their view on whether other people’s applications meet ‘the
required standard’. It gives academics who are already in receipt
of government research funds the opportunity to see off the

And, given that the government’s desire to control information is
becoming a problem for the research community, perhaps these senior
academics might have a more constructive role. As one observer puts
it: “It’s very difficult to raise the issue, to be critical,
because we are very dependent on government research. I’d like to
see some of our senior colleagues – whose careers are made – stand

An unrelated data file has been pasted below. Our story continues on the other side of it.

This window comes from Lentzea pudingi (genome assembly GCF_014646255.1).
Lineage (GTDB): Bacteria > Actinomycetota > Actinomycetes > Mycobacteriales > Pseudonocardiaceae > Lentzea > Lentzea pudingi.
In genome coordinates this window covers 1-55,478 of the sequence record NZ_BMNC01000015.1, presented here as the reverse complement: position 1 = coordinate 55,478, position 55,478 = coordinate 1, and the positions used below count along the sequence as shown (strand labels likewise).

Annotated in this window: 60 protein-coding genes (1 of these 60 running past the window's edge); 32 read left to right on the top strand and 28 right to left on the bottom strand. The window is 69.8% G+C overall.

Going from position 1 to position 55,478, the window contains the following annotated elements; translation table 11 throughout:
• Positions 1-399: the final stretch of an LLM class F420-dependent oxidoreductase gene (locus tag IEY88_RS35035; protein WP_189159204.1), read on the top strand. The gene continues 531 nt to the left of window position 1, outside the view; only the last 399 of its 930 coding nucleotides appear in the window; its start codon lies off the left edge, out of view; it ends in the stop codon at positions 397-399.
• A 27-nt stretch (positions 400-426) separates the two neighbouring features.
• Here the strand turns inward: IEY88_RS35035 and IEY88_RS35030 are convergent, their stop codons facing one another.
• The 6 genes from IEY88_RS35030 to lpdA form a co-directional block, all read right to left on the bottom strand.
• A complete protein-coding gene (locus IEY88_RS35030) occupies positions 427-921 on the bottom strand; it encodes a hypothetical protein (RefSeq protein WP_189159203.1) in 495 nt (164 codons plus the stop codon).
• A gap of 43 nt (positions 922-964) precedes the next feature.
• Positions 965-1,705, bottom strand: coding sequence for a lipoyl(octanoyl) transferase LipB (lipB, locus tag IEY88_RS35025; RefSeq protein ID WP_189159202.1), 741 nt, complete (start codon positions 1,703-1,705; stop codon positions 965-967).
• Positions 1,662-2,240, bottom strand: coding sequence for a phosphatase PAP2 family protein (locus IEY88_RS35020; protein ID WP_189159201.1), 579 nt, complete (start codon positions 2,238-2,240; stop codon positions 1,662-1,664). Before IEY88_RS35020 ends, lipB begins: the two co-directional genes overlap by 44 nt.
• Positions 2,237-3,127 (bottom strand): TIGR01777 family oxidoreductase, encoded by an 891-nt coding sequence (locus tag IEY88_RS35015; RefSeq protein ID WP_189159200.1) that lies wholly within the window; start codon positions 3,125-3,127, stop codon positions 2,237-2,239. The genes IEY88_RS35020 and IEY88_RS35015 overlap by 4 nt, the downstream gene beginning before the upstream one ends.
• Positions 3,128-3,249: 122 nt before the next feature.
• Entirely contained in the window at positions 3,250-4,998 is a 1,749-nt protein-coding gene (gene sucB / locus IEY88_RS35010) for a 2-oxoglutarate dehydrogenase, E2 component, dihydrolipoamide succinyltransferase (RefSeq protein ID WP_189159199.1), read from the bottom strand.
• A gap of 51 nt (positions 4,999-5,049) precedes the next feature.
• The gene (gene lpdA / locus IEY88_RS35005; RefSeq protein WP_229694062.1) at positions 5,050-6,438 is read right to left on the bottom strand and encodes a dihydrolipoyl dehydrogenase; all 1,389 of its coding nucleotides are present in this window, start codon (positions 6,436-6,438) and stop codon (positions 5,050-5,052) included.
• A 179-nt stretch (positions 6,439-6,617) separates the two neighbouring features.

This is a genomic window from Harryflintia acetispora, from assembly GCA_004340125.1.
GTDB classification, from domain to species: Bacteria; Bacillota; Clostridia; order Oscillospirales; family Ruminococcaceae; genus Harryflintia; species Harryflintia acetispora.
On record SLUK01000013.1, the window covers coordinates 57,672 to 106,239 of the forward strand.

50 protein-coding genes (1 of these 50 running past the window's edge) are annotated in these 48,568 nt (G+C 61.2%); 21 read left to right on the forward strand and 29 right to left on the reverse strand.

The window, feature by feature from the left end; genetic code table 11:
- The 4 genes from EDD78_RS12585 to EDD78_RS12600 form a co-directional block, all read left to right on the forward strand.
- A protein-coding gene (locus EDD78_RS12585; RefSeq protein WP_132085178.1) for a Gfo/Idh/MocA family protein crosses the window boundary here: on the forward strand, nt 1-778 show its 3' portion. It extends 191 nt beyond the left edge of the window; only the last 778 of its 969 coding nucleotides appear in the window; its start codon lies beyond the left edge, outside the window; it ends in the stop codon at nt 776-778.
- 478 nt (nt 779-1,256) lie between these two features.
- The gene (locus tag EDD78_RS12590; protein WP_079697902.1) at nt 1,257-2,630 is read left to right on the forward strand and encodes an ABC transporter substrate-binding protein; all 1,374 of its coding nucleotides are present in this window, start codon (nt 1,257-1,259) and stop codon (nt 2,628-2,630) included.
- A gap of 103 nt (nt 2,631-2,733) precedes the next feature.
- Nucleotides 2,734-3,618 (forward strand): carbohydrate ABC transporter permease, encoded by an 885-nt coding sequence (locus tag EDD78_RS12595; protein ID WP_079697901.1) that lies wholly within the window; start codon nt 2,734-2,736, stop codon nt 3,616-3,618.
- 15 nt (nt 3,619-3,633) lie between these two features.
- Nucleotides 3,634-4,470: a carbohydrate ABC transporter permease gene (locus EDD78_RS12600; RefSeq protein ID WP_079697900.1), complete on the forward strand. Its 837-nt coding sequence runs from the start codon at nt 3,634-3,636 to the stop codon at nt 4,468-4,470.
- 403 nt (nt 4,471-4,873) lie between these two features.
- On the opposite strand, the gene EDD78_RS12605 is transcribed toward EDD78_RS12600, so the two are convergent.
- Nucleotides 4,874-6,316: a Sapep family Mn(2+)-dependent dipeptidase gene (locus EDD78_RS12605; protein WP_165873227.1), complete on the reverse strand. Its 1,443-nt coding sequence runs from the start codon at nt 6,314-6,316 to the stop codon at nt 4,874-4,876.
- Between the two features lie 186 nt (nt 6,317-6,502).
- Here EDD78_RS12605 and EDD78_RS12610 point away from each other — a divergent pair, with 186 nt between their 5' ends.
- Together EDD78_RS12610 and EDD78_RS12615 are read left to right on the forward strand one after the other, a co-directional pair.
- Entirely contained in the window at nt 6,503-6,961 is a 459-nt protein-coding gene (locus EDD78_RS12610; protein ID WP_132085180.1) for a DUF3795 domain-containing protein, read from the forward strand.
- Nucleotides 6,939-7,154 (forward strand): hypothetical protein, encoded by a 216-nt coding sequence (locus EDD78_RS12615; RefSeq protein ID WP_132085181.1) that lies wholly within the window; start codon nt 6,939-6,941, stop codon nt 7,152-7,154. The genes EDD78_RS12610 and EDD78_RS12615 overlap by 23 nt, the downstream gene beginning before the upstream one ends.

up and be prepared to be a critical voice about what’s

Although it may rankle researchers that their original
recommendations or findings are watered down or omitted during the
big government press launch, most end up publishing their version
in academic journals, presenting their findings at conferences and
generally getting their views known.

The upshot is that nearly everyone is happy. The government gets
its “independent” research to make it look good. The research
bodies get more funding and more kudos. The researchers have their
say, somewhere.

The only group to lose out is the one to which it makes a
difference: the service users and social care staff who need
accurate, unbiased research which is used to inform policy.

1 B Broad (ed), The
Politics of Social Work Research and Evaluation, Venture Press in
association with The Social Work Research Association, 1999,
available from BASW www.basw.co.uk 0121 622 8414,